8,983 people acquired HIV infection due to blood transfusion in past five years
The infection rate and mortality attributed to HIV is said to be on the decline in the country. However, as per the information provided by the National Aids Control Organisation (NACO) to an applicant who filed an application under the Right to Information (RTI) Act, blood transfusion has led to 629 people getting HIV infection between April and October 2014 in the country with a cumulative figure of 8,983 people acquiring HIV infection due to blood transfusion in the past 5 years. The reply shows that about 1,000 people contracted the human immunodeficiency (HIV) virus in Maharashtra during the last 5 years. Amongst other states, high figures of blood transfusion related HIV have been reported from Uttar Pradesh (1,099) and Gujarat (1,658). The information is based on data collected from Integrated Counselling and Testing Centres (ICTC) through voluntary disclosure of patients.
Such a frightening figure indicates poor screening of blood resulting into transfusion of infected blood to the victims. While questions have been raised regarding the working of the government agencies entrusted with the fight against HIV at the state and the Centre, the figures themselves have been challenged. It has been argued that the voluntary disclosure may not be true. The blood banks should be able to detect each and every case of HIV and exclude such samples from being used for transfusion. The Maharashtra State Aids Control Society (MSACS) and State Blood Transfusion Council (SBTC) seem to shift the onus on each other in respect of ensuring that necessary precautions are taken by the blood banks.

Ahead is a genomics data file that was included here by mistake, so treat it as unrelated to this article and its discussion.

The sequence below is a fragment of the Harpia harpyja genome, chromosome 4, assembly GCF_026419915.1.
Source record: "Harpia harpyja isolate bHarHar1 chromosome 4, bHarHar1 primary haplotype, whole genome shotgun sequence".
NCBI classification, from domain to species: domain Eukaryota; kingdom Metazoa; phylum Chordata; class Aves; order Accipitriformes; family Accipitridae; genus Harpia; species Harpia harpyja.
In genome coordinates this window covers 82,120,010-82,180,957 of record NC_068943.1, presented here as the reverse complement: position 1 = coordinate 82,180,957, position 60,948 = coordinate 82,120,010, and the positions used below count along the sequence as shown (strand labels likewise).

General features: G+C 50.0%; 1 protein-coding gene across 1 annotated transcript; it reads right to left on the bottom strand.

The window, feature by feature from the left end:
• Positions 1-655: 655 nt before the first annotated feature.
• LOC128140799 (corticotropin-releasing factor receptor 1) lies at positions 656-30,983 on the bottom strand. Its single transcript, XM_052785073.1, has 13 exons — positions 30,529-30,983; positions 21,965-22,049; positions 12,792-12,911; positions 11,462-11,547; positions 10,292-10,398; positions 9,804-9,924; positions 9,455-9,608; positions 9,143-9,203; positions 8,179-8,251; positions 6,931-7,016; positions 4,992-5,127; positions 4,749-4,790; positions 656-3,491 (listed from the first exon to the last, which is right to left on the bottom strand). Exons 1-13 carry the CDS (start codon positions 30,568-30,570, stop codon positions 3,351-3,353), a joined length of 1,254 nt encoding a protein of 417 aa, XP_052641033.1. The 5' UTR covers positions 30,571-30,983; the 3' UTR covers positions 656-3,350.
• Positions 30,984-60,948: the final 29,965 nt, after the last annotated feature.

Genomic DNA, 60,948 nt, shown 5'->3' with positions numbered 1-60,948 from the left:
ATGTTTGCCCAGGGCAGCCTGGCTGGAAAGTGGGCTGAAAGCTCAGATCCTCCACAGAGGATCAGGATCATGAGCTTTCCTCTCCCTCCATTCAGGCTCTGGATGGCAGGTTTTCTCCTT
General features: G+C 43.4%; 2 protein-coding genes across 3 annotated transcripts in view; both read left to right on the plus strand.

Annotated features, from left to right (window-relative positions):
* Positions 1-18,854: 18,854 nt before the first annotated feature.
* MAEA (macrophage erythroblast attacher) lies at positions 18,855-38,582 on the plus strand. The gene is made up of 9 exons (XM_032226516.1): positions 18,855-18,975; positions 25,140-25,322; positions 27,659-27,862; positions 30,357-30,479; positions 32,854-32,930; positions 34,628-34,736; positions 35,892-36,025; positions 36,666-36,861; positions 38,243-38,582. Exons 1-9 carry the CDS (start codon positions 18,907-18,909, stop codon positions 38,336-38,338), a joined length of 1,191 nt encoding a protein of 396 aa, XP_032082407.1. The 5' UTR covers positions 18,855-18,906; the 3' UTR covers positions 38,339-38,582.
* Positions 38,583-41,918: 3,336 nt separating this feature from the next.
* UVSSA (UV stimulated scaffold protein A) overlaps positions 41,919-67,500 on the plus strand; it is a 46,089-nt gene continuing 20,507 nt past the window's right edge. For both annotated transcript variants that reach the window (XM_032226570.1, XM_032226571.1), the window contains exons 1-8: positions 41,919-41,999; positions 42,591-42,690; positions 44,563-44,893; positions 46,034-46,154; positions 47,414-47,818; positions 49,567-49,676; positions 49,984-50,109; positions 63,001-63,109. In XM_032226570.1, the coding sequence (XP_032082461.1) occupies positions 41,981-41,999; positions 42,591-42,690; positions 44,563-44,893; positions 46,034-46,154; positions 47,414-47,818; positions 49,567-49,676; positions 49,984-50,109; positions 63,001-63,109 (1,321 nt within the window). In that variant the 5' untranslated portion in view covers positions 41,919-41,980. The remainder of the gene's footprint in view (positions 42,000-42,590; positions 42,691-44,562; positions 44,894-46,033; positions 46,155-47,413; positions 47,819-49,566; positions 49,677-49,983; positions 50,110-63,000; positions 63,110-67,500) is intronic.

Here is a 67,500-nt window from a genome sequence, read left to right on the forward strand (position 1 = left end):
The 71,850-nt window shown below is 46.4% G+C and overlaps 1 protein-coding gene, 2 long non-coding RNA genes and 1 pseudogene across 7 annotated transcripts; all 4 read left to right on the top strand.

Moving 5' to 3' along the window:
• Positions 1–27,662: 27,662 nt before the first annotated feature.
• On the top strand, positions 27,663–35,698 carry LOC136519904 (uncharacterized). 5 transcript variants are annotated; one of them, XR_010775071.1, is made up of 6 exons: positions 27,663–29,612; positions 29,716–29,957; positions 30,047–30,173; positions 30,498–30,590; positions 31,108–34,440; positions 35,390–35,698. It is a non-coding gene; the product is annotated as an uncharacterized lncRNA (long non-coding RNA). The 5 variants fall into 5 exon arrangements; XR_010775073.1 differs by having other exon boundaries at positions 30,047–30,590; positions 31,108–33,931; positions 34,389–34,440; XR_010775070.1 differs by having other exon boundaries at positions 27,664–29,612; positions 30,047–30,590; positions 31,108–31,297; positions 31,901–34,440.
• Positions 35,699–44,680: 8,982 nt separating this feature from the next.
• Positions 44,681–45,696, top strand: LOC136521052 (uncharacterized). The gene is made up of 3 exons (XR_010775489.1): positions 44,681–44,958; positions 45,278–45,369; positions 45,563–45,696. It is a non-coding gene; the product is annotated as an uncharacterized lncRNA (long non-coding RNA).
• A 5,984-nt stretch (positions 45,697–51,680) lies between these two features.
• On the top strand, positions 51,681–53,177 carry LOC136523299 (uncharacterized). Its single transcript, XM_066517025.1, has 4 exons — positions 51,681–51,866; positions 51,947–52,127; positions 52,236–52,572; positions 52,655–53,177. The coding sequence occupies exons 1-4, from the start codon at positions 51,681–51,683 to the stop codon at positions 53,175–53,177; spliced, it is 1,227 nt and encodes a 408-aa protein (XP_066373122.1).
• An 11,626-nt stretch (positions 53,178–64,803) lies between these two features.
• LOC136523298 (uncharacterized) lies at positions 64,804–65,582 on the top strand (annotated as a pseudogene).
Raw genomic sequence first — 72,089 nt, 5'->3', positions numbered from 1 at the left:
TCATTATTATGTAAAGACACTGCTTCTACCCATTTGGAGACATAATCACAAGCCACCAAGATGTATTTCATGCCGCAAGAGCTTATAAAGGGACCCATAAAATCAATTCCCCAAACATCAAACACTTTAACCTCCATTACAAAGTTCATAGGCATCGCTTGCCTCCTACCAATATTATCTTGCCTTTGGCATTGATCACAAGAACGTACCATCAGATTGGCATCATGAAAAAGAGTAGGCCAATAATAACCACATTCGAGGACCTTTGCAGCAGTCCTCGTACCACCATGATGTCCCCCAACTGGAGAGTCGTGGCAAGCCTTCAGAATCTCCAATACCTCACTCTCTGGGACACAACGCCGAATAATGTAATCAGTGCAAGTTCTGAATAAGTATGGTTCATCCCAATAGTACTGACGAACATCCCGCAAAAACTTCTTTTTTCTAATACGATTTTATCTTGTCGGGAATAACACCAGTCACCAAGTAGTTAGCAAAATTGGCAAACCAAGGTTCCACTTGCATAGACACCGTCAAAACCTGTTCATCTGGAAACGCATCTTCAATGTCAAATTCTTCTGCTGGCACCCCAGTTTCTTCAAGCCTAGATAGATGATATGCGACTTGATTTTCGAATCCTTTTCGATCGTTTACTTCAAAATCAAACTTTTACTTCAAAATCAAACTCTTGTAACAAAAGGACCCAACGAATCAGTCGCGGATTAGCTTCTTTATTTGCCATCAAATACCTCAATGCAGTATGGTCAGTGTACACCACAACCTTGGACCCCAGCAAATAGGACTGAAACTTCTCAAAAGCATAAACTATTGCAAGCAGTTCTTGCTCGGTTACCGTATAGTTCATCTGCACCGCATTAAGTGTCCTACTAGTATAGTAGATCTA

Experts have suggested that a possible cause for such infected blood passing through the test could be the type of testing done. Currently, the blood sample are tested by the enzyme-linked immune-sorbent assay test (ELISA) which detects HIV antibodies that takes a minimum of three months to show in the blood. As a result, if the donor is someone who has recently contracted HIV, the results through ELISA may be negative and the blood end up being transfused to a recipient who is caught unaware.
Across the nation, there are nearly 11 lakh blood donations annually, but such levels of infection, if the statistics are true, are not acceptable. Advanced tests such as nuclear acid testing (NAT) can detect HIV after about a week of getting the infection but is expensive and very few government hospitals have the facility. Negligence in conducting the test and the fact that rarely the donor is informed about him being infected are said to be the contributory causes to the spread of infection.